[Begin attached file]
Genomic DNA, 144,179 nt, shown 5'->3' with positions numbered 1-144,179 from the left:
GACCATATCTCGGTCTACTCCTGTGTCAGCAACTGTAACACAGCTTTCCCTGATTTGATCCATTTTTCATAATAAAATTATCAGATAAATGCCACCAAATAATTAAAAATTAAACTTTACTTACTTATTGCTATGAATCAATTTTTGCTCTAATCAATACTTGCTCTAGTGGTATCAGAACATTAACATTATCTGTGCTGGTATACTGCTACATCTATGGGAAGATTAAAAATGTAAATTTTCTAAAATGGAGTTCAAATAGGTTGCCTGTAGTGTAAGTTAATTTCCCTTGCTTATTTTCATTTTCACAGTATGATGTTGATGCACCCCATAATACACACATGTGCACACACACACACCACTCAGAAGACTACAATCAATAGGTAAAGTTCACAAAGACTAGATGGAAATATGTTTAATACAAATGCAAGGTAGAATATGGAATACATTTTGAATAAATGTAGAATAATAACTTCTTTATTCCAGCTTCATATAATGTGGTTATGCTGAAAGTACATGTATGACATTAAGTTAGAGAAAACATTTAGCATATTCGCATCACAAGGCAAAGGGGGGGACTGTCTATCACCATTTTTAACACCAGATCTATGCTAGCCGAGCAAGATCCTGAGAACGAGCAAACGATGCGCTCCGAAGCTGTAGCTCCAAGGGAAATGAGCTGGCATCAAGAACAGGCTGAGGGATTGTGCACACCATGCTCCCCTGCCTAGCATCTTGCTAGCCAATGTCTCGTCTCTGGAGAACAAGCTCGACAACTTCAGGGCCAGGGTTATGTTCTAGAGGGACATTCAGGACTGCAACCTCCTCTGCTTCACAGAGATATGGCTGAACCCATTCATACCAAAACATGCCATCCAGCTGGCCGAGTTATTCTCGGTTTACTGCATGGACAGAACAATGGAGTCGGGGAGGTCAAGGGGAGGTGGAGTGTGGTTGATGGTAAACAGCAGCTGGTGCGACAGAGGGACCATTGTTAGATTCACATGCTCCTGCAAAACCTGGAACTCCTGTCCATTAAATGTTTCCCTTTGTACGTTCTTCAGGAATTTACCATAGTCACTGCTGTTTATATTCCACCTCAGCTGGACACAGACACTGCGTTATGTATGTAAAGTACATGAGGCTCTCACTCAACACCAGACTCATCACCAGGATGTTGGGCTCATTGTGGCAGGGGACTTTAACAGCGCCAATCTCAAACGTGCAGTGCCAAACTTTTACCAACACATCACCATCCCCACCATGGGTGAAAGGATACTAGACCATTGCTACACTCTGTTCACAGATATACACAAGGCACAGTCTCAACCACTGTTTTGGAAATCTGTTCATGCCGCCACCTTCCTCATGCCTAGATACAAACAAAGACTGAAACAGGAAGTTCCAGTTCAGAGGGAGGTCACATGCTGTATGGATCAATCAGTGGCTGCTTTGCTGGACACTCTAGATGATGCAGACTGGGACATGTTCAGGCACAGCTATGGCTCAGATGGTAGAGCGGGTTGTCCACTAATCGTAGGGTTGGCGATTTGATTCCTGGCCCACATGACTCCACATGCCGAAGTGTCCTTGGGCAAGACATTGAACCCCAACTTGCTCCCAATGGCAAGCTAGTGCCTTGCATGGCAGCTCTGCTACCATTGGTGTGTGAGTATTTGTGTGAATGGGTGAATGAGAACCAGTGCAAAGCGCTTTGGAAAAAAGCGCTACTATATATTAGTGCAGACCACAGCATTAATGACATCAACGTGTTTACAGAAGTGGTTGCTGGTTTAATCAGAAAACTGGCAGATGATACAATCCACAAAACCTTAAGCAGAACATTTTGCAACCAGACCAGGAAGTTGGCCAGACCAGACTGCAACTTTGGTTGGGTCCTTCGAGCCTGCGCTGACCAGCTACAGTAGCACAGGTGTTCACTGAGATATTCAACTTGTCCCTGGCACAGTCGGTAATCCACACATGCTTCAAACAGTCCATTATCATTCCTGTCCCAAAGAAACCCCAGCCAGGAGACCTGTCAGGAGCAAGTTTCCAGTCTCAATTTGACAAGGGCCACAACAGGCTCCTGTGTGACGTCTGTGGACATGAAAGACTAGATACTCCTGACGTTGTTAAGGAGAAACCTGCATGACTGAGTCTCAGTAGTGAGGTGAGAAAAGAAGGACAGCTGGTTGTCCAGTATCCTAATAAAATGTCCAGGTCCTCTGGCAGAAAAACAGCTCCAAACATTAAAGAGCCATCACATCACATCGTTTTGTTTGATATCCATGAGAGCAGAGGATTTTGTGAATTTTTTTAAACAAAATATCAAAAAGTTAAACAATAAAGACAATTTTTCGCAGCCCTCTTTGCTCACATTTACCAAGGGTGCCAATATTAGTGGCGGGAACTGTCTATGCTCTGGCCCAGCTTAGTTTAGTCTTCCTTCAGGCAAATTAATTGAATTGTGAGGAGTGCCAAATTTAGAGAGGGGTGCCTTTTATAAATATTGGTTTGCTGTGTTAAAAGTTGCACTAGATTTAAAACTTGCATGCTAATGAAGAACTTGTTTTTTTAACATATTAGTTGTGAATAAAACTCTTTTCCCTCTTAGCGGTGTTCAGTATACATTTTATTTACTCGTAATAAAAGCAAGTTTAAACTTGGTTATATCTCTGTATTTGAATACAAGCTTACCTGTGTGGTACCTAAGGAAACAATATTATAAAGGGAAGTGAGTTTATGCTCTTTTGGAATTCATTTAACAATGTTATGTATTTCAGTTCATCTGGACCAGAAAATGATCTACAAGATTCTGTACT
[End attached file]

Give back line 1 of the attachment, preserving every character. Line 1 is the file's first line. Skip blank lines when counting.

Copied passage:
Genomic DNA, 144,179 nt, shown 5'->3' with positions numbered 1-144,179 from the left: